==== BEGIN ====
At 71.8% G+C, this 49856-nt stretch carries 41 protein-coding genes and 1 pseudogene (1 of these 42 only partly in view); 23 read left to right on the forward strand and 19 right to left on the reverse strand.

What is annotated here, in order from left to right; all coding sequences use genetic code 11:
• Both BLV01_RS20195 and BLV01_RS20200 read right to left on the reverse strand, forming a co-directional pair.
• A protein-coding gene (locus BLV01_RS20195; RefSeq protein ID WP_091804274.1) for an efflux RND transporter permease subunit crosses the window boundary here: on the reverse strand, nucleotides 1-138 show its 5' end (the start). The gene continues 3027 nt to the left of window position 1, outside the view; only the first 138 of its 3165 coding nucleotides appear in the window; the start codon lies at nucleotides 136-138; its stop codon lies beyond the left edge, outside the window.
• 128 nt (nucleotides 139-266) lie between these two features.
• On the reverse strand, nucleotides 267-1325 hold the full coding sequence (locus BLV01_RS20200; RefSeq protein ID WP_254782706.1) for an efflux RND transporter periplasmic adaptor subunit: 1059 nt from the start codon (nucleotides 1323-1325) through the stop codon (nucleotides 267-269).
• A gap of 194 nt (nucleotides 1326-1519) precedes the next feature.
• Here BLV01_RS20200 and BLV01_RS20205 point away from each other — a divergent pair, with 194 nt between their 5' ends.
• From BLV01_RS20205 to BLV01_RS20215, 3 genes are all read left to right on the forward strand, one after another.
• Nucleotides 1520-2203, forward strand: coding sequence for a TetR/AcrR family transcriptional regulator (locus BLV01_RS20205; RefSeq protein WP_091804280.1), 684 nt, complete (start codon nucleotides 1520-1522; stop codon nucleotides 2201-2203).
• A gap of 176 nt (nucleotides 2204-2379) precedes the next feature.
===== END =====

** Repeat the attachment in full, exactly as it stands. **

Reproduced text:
At 71.8% G+C, this 49856-nt stretch carries 41 protein-coding genes and 1 pseudogene (1 of these 42 only partly in view); 23 read left to right on the forward strand and 19 right to left on the reverse strand.

What is annotated here, in order from left to right; all coding sequences use genetic code 11:
• Both BLV01_RS20195 and BLV01_RS20200 read right to left on the reverse strand, forming a co-directional pair.
• A protein-coding gene (locus BLV01_RS20195; RefSeq protein ID WP_091804274.1) for an efflux RND transporter permease subunit crosses the window boundary here: on the reverse strand, nucleotides 1-138 show its 5' end (the start). The gene continues 3027 nt to the left of window position 1, outside the view; only the first 138 of its 3165 coding nucleotides appear in the window; the start codon lies at nucleotides 136-138; its stop codon lies beyond the left edge, outside the window.
• 128 nt (nucleotides 139-266) lie between these two features.
• On the reverse strand, nucleotides 267-1325 hold the full coding sequence (locus BLV01_RS20200; RefSeq protein ID WP_254782706.1) for an efflux RND transporter periplasmic adaptor subunit: 1059 nt from the start codon (nucleotides 1323-1325) through the stop codon (nucleotides 267-269).
• A gap of 194 nt (nucleotides 1326-1519) precedes the next feature.
• Here BLV01_RS20200 and BLV01_RS20205 point away from each other — a divergent pair, with 194 nt between their 5' ends.
• From BLV01_RS20205 to BLV01_RS20215, 3 genes are all read left to right on the forward strand, one after another.
• Nucleotides 1520-2203, forward strand: coding sequence for a TetR/AcrR family transcriptional regulator (locus BLV01_RS20205; RefSeq protein WP_091804280.1), 684 nt, complete (start codon nucleotides 1520-1522; stop codon nucleotides 2201-2203).
• A gap of 176 nt (nucleotides 2204-2379) precedes the next feature.